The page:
Locomotor performance characteristics following lower limb amputation
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Authors: Roffman,C. E.;Buchanan,J.;Allison,G. T.
Publication: Prosthetics and orthotics international
Start Page: 62
Background: Locomotor skills have been demonstrated as predictors of prosthetic non-use1. However, there is a lack of consensus on which performance measures should be used to evaluate people with lower limb amputation during rehabilitation2 and limited knowledge on how performance in the functional domains of velocity, distanced walked and balance during rehabilitation relates to future ability to use a prosthesis3.
Aims: The study objectives were to determine: 1. If performance measures assessed during rehabilitation could identify individuals at high risk of prosthetic non-use 12 months post-discharge. 2. If diagnostic groups at risk of prosthetic non-use including people with Aboriginal ethnicity, older age, amputation above transtibial level, bilateral lower limb amputation, atraumatic cause, diabetes and high comorbidities had poorer performance measure results.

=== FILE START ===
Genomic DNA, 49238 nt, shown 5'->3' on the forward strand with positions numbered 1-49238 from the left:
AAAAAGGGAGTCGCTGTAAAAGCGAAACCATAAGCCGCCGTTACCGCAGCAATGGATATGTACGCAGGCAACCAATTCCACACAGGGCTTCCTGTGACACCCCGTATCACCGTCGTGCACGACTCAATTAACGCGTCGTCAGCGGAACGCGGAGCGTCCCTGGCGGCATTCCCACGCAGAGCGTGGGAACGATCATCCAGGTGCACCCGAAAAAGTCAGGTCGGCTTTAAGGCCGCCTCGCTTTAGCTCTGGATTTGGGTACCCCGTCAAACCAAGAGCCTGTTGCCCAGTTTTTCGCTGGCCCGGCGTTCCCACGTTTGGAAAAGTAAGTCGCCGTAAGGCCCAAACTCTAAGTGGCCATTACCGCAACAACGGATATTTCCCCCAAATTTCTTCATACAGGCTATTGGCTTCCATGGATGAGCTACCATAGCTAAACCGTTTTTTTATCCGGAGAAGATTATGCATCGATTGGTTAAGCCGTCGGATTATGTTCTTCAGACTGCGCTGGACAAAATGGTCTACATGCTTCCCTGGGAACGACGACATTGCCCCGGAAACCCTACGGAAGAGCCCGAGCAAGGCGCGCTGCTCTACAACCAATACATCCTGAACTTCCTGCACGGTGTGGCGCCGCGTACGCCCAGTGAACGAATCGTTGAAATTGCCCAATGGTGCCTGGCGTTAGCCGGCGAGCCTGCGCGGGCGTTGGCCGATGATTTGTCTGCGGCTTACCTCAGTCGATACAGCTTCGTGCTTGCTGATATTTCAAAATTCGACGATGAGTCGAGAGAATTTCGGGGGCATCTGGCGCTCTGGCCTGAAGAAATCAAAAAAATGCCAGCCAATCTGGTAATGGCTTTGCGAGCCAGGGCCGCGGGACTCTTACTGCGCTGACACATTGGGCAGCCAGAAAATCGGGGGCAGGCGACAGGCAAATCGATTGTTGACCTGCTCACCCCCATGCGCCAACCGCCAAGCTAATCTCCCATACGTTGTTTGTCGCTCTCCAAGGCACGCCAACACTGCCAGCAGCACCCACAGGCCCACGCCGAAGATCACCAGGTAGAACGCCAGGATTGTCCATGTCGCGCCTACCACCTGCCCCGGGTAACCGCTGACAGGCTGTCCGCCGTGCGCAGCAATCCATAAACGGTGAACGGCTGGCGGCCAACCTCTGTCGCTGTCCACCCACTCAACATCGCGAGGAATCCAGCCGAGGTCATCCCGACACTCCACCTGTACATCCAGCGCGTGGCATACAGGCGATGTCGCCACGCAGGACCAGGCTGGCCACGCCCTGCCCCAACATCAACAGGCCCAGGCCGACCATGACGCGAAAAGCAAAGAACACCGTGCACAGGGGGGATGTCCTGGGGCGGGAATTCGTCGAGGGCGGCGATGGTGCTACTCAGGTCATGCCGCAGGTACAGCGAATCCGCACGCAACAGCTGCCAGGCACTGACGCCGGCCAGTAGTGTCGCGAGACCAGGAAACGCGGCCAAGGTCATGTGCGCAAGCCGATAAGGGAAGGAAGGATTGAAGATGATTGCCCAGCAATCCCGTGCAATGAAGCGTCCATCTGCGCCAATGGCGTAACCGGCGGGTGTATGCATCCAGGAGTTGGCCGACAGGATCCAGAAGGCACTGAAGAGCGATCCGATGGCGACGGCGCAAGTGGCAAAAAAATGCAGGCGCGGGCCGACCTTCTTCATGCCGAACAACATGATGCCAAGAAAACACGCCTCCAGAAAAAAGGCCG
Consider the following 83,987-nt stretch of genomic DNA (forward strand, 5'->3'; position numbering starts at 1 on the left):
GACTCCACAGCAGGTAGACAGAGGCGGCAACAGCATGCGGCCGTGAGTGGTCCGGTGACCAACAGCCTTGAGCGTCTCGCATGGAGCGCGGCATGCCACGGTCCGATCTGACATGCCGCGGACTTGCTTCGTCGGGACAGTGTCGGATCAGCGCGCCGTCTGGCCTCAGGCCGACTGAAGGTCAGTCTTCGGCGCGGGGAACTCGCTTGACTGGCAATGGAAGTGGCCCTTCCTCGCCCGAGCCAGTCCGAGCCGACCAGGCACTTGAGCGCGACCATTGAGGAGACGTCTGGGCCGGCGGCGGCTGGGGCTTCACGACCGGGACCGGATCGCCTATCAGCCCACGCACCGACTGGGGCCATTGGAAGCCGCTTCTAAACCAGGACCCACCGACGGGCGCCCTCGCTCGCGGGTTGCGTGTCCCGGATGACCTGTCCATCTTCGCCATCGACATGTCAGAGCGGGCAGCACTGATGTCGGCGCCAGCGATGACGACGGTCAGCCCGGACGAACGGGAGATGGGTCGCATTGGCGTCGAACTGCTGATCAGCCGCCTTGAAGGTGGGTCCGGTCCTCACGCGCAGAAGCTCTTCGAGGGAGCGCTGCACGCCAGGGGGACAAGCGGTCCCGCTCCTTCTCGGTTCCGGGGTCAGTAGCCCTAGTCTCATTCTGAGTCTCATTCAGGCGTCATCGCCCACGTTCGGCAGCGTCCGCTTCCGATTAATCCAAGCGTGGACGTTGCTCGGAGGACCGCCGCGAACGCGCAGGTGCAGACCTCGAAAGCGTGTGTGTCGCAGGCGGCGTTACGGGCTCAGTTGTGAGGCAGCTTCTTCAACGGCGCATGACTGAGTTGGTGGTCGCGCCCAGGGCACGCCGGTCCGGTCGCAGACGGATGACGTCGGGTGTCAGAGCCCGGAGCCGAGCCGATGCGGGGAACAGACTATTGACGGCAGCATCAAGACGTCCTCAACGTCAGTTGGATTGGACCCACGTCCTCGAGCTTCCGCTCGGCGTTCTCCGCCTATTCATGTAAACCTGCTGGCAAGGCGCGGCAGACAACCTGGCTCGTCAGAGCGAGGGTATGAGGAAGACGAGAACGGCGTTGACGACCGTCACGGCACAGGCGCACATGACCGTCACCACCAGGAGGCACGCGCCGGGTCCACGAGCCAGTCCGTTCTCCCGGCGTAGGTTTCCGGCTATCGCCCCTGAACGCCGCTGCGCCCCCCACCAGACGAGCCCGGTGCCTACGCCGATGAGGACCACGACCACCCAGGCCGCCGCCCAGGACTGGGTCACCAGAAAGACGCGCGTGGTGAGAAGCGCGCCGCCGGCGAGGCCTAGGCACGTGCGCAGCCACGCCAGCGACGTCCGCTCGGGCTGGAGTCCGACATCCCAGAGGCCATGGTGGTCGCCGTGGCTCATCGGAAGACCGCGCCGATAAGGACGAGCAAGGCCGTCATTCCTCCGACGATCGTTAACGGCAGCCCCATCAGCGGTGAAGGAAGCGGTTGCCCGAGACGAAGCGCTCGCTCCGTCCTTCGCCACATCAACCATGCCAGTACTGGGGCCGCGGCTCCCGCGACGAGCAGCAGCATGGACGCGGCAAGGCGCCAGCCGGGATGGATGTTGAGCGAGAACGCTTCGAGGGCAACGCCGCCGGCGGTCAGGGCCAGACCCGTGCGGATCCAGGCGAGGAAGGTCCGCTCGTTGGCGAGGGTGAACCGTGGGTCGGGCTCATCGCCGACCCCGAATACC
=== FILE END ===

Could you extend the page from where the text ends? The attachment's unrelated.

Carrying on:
Method: Medical records of 201 consecutive participants with lower limb amputation from Royal Perth Hospital, the state amputee rehabilitation centre, were retrospectively audited for 10m walk (10MWT), timed up and go (TUGT), 6 minute walk (6MWT) and four square step (FSST) tests and descriptive variables. Participants were interviewed at median 1.5 (interquartile range, 1.2 to 2.2) years post-discharge to identify prosthetic users, non-users and time prosthetic use ceased. Receiver operator characteristic curves were generated to determine performance measure thresholds and relative risk (RR) for prosthetic non-use. Mann Whitney U Tests were used to determine if locomotor performance of diagnostic groups at risk of non-use were significantly different from the remaining cohort.
Results: At 12 months post-discharge 18% (36) of participants were prosthetic non-users. Performance measure thresholds and RR of prosthetic non-use (95% CI) were: 10MWT: If velocity was 21.4s (AUC = 0.796), RR of non-use = 3.17 (CI, 2.17 to 4.14, p 36.6s (AUC = 0.762), RR of non-use = 2.76 (CI, 1.99 to 3.39, p 36.6s (AUC = 0.762), RR of non-use = 2.76 (CI, 1.99 to 3.39, p 58 years, high comorbidities, bilateral and above transtibial amputation but was better at predicting prosthetic non-use than locomotor performance of diagnostic groups.
Discussion & Conclusion: Locomotor performance during rehabilitation may identify future risk of prosthetic non-use. Similar to past studies locomotor performance was poorer in those with amputation above transtibial level, high comorbidities, bilateral lower limb amputation and older age3. Clinical utility was greatest for the 10MWT. Validation is warranted.